Sunday, 15 May 2016

Future history

What traces of our lives will the mudlarkers and archaeologists of the future find on the Thames foreshore? There are some clues here. 

Less predictable is what they will think of them. After all, who would have thought 200 years ago that their discarded smoking paraphernalia would one day become jewellery


Ralph Hancock said...

The plastic objects will depolymerise and crumble in a few decades. But a supermarket trolley dumped in an acidic bog, and thus protected from rust, should do quite well.

Actually not much will survive from our flimsy age. In particular, there will be an almost total loss of written records, preserved as they are on fragile plastic media and cheap paper that disintegrates in sixty years. The internet will simply vanish as if it had never been. In contrast, books from before 1950 will still be legible a thousand years from now.

One of the things that will last for a very long time is the huge granite blocks forming the abutments of Battersea Bridge. One of them is deeply engraved with the name BAZALGETTE, and future archaeologists will ponder over this mysterious deity whose name appears on many granite blocks found in the tidal swamp that was London.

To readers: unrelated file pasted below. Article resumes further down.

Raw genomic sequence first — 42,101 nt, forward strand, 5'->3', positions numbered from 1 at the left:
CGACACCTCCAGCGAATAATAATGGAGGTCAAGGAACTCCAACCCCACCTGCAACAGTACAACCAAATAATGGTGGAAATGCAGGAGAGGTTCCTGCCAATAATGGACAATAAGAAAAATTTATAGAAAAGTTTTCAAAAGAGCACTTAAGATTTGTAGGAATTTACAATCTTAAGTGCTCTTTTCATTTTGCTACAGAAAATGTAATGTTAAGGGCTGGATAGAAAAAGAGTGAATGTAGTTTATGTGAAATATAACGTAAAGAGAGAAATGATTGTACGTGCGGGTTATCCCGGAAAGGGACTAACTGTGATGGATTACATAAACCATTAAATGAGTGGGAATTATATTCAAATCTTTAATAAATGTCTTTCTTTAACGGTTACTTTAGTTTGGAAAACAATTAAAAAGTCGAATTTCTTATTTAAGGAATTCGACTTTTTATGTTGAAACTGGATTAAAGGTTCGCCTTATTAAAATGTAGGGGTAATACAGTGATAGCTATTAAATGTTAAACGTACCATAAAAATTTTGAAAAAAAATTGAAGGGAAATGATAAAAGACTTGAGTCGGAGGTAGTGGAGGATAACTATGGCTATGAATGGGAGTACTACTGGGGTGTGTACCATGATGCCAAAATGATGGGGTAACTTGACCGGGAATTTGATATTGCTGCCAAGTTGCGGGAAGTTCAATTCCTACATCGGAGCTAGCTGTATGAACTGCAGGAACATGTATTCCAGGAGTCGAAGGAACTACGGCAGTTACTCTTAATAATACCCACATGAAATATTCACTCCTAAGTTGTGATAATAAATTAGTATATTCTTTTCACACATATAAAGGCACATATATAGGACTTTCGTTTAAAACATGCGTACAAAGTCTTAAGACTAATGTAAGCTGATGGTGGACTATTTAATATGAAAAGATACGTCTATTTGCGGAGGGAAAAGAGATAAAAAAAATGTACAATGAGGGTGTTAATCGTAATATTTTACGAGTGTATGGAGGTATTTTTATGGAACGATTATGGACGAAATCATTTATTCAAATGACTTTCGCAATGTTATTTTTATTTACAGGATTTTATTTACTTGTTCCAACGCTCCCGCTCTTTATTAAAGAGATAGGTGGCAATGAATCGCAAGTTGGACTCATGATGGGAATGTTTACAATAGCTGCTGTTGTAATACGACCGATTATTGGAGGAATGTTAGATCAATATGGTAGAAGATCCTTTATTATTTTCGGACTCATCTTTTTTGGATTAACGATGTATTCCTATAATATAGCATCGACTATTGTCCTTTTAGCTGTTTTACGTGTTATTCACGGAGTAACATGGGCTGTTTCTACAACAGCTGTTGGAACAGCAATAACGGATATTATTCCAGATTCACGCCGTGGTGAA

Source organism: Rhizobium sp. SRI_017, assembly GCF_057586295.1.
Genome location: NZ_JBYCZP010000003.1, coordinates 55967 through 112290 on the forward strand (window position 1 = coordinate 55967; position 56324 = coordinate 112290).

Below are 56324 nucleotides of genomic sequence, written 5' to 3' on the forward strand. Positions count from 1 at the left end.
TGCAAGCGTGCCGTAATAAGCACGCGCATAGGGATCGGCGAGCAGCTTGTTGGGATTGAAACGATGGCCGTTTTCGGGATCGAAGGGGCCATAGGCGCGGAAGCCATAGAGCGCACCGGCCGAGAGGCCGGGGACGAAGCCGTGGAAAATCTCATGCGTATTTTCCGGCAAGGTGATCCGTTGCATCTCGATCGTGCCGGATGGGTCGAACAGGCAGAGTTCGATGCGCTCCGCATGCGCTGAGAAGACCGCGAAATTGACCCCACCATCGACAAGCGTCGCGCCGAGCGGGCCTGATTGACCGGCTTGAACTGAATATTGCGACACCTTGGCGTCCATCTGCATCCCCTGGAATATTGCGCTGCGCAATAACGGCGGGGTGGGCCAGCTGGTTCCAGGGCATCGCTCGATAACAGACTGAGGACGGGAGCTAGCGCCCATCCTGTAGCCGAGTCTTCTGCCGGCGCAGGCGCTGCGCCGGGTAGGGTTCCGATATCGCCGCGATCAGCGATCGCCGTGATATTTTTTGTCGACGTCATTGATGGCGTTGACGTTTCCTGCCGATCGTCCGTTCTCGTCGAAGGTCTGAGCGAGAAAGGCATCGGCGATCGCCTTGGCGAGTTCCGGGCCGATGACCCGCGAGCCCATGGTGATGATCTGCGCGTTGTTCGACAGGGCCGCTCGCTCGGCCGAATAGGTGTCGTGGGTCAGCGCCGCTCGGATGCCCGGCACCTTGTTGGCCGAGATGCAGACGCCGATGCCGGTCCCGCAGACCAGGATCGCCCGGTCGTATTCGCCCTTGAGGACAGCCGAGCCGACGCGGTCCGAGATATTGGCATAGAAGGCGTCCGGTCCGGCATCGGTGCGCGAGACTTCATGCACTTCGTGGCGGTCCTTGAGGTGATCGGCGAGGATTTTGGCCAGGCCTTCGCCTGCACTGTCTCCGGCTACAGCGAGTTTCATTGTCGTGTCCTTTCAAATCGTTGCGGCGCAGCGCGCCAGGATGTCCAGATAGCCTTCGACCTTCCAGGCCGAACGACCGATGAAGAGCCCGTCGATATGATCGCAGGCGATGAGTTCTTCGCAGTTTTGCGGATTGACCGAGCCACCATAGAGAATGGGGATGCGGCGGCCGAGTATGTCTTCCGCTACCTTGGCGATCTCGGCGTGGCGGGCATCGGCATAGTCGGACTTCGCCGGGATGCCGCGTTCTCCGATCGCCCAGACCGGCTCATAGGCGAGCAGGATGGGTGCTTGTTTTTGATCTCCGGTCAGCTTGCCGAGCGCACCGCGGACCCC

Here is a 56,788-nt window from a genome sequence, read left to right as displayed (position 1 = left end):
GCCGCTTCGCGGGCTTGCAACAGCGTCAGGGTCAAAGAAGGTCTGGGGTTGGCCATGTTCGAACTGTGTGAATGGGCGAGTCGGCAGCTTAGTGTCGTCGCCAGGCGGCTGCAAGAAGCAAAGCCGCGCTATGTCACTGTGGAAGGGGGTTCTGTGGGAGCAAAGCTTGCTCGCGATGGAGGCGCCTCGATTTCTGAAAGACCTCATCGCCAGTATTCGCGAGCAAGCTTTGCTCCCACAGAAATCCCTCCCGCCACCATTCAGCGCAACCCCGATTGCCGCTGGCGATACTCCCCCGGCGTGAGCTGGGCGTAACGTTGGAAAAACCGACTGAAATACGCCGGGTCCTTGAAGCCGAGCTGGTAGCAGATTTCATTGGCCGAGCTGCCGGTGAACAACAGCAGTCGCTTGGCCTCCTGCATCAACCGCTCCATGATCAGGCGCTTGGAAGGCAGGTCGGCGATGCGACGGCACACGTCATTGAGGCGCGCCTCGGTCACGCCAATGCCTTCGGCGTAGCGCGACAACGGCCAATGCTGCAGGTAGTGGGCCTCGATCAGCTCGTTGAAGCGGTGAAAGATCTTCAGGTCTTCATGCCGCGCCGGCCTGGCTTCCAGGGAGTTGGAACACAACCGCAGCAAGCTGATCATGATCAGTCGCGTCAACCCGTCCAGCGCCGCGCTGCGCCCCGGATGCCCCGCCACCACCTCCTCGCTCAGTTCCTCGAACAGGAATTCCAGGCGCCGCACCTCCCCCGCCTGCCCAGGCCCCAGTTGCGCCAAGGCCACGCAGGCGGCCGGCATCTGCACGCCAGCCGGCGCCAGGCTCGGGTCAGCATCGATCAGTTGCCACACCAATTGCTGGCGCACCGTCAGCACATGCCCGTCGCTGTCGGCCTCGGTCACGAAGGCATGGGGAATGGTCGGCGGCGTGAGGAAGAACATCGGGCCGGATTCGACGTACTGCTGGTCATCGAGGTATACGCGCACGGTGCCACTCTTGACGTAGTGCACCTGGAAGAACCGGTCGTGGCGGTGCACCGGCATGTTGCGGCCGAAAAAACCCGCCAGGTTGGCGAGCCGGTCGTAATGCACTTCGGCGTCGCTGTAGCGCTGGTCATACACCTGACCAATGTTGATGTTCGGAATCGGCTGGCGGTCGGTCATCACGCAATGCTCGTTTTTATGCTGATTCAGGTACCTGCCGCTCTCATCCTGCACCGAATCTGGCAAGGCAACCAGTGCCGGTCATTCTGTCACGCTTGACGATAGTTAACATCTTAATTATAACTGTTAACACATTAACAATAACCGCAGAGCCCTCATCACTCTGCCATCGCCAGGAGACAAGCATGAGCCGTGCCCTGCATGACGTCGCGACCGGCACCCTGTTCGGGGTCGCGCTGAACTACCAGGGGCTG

umblepie said...

I apologise to Ralph Hancock if I have misunderstood his reference to BAZALGETTE, however future archaeologists need only to Google this word, and the answer is there!

HughB said...

Don't worry, when I wake from my cryogenic sleep I shall tell 'em all about it - course, I might exaggerate my own part in it - King Hugh? Emperor Hugh? Galaxy Commander Hugh? 😎

CarolineLD said...

Given the failure of our fragile digital technologies, and consequent disruption to cryogenic pods, maybe Freezer-Burn Hugh?